No man survives when freedom fails. The best men rot in filthy jails, and those who cry 'appease, appease' are hanged by those they tried to please.
To be in prison so long, it's difficult to remember exactly what you did to get there.
He had drawn many a thousand of these rations in prisons and camps, and though he'd never had an opportunity to weight them on scales, and although, being a man of timid nature, he knew no way of standing up for his rights, he, like every other prisoner, had discovered long ago that honest weight was never to be found in the bread-cutting. There was short weight in every ration. The only point was how short. So every day you took a look to soothe your soul - today, maybe, they haven't snitched any.
What restrains us from killing is partly fear of punishment, partly moral scruple, and partly what may be described as a sense of humor.
Fear can be like a prison. It is, however, a self made prison. Many are imprisoned by fear. No one else can liberate them from this prison. Others may inspire them but they must liberate themselves.
I wrote a million words in the first year, and I could never have done that outside of prison.
Educate your children to self-control, to the habit of holding passion and prejudice and evil tendencies to an upright and reasoning will, and you have done much to abolish misery from their future lives and crimes to society.
It is better that ten guilty persons escape, than that one innocent suffer.
Organized crime in America takes in over forty billion dollars a year. This is quite a profitable sum, especially when one considers that the Mafia spends very little for office supplies.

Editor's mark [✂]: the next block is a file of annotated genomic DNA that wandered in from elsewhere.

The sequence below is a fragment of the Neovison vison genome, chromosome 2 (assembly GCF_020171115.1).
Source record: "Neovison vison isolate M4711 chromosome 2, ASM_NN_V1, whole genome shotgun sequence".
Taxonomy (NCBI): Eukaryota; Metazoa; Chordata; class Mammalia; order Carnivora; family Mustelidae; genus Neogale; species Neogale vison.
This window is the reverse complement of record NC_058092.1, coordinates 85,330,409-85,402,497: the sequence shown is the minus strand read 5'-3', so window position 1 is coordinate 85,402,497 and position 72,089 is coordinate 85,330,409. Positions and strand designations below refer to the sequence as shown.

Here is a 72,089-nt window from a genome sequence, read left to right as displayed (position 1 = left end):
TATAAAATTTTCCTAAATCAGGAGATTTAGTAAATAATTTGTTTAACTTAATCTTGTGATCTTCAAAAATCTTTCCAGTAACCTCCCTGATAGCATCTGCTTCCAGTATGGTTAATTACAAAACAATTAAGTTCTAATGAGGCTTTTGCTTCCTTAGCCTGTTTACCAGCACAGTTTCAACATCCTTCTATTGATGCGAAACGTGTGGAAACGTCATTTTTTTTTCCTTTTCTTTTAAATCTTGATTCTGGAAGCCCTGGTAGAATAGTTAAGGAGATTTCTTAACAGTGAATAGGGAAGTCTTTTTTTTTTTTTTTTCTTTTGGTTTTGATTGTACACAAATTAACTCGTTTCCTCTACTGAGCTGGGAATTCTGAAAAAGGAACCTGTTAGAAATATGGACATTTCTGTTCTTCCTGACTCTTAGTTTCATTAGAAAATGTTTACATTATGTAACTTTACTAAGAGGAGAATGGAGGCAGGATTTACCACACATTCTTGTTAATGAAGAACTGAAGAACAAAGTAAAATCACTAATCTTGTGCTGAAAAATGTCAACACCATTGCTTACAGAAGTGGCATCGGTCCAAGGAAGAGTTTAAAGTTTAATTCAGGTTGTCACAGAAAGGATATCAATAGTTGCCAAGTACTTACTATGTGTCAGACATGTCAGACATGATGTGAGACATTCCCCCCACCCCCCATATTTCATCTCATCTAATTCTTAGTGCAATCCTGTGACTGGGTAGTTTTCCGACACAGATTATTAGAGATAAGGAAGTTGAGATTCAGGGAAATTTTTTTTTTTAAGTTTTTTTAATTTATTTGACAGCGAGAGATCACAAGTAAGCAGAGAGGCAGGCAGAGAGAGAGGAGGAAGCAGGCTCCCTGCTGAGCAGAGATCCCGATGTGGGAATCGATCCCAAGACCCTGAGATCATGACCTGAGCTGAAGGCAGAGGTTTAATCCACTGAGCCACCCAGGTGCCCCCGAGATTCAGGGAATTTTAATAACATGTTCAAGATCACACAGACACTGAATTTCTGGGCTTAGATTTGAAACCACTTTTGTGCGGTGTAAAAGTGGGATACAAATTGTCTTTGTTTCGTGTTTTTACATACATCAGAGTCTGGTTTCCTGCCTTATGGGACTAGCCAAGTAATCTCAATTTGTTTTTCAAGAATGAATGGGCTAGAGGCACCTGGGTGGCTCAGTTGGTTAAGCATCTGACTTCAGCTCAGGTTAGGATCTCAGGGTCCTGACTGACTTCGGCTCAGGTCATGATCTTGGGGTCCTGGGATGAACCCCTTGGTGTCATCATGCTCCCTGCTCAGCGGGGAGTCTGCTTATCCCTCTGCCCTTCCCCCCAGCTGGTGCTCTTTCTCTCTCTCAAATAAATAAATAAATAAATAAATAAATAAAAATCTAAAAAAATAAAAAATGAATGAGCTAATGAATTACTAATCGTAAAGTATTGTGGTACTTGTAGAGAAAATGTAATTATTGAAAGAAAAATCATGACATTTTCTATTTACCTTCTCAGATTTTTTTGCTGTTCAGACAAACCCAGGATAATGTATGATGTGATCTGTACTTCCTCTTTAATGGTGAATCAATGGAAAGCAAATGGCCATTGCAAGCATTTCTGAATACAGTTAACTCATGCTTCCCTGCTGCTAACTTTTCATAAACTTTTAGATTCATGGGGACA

Crimes lead one into another; they who are capable of being forgers are capable of being incendiaries.
The number of laws is constantly growing in all countries and, owing to this, what is called crime is very often not a crime at all, for it contains no element of violence or harm.
The contagion of crime is like that of the plague. Criminals collected together corrupt each other; they are worse than ever when at the termination of their punishment they re-enter society.
Here the great art lies, to discern in what the law is to be to restraint and punishment, and in what things persuasion only is to work.
In jail a man has no personality. He is a minor disposal problem and a few entries on reports. Nobody cares who loves or hates him, what he looks like, what he did with his life. Nobody reacts to him unless he gives trouble. Nobody abuses him. All that is asked of him is that he go quietly to the right cell and remain quiet when he gets there. There is nothing to fight against, nothing to be mad at. The jailers are quiet men without animosity or sadism.
When is conduct a crime, and when is a crime not a crime? When Somebody Up There -- a monarch, a dictator, a Pope, a legislator -- so decrees.
I never told a victim story about my imprisonment. Instead, I told a transformation story - about how prison changed my outlook, about how I saw that communication, truth, and trust are at the heart of power.
I was put into jail as I was going to the shoemaker's to get a shoe which was mended. When I was let out the next morning, I proceeded to finish my errand, and, having put on my mended shoe, joined a huckleberry party, who were impatient to put themselves under my conduct; and in half an hour -- for the horse was soon tackled -- was in the midst of a huckleberry field, on one of our highest hills, two miles off, and then the State was nowhere to be seen.